Trump remains largely silent on reported poisoning of Russian dissident as Europe, US lawmakers offer support
Posted August 21, 2020 7:06 p.m. EDT
CNN — The Trump administration has not made any substantial statement on the suspected poisoning of Russian opposition leader, Alexey Navalny, in sharp contrast to European reaction, despite President Donald Trump saying Thursday his Secretary of State was looking into it.
"We're looking at it and Mike's going to be reporting to me soon," Trump said yesterday at the White House, referring to Secretary of State Mike Pompeo, who was in the room with him.
Trump also said that the US has not determined if Navalny was poisoned or not.
"We haven't seen it yet," Trump said when asked if the US government had determined Navalny, who was hospitalized Thursday, had been poisoned.
Navalny is in a coma which is the result of the suspected poising after drinking a cup of tea before taking a flight to Moscow from the Siberian city of Omsk, his spokesperson Kira Yarmysh said. The Siberian hospital treating the 44-year-old corruption investigator, an outspoken critic of President Vladimir Putin, rejected claims the Russian opposition leader had been poisoned on Friday. Navalny's wife said the doctors there could not be trusted.
No US comment
The White House did not immediately respond to a request for comment.
The State Department has not replied to repeated inquiries on the topic.
The Trump administration's silence is in stark contrast to European leaders who are voicing and providing support to Navalny, who campaigned against Putin in Russia's 2018 election but was barred from running.
Navalny will travel to a German clinic for care on Saturday after an offer from German chancellor, Angela Merkel, Yarmysh said. French President Emmanuel Macron said his country was ready to offer Navalny "all necessary assistance" including asylum.
UK Foreign Secretary Dominic Raab tweeted that he was "deeply concerned" by reports that Navalny "has been poisoned on a flight to Moscow and is now in a coma in intensive care."
Former Vice President Joe Biden, the Democratic presidential nominee, called the suspected poisoning "unacceptable" on Friday.
"Donald Trump continues to cozy up to Russia while Putin persecutes civil society and journalists. Now, opposition leader Alexei Navalny is in a coma after being poisoned. It's unacceptable," Biden tweeted.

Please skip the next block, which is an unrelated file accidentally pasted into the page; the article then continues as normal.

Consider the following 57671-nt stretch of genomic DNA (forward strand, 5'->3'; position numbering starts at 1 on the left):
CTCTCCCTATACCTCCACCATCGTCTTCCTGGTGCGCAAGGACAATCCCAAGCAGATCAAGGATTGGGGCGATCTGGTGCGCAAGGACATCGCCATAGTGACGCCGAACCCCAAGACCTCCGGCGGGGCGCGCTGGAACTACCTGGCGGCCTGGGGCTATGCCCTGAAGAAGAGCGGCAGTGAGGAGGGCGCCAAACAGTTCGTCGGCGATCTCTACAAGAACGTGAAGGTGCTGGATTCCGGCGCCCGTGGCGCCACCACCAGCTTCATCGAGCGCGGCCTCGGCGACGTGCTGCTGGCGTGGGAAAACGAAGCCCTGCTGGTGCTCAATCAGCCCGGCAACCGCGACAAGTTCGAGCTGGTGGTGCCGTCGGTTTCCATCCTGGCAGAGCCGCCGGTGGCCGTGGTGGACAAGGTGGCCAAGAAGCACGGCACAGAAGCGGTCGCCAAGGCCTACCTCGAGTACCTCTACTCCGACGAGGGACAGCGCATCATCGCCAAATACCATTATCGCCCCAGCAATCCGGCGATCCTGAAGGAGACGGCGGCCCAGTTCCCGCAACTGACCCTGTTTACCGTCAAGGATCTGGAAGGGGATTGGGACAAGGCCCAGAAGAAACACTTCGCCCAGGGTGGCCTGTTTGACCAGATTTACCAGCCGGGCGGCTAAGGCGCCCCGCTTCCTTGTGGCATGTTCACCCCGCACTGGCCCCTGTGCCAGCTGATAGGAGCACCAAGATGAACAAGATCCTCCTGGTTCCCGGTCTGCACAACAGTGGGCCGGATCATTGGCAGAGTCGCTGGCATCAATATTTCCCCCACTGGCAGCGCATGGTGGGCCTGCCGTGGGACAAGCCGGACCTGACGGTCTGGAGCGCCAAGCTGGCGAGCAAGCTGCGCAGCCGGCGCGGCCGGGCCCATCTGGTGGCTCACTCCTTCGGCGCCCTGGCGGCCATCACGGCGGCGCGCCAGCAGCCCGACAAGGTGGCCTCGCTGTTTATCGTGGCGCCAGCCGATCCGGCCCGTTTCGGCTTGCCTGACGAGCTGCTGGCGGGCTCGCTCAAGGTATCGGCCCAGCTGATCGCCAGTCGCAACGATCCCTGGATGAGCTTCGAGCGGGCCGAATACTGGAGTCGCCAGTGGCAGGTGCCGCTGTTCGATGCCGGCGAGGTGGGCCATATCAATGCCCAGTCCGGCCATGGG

Prominent Republicans have spoken out about Navalny as well. Sen. Lindsey Graham of South Carolina tweeted that "It goes without saying that you oppose Putin at your own peril and people like Mr. Navalny are on the right side of history. As always, the price for standing up for freedom comes at a heavy cost.
To all those standing up for freedom and decency in Putin's Russia, you have my admiration and total support."
Sen. Marco Rubio, a Florida Republican, tweeted that "over the last 16 years over 30 Russian dissidents, defectors & political opponents of Putin have wound up poisoned, falling out of windows or victims of bombings. So let their be no doubt who poisoned Navalny."
In the past the US has condemned poisonings carried out by the Kremlin.
Just days before he left office, President Barack Obama levied sanctions under the Magnitsky Act, named for a Russian tax whistleblower who died in prison, targeting officials implicated in Sergei Magnitsky's death as well as two main suspects behind the poisoning of a former Russian agent in London in 2006. That former agent, Alexander Litvinenko, died after drinking tea laced with radioactive polonium-210.
After the former Russian spy Sergei Skripal and his daughter, Yulia Skripal, were poisoned with VX nerve agent in the English city of Salisbury in 2018 and the international community determined that Russia was behind the attack, Pompeo made repeated remarks condemning the attack. The US also imposed sanctions, expelled 60 Russian diplomats and closed a Russian consulate in response.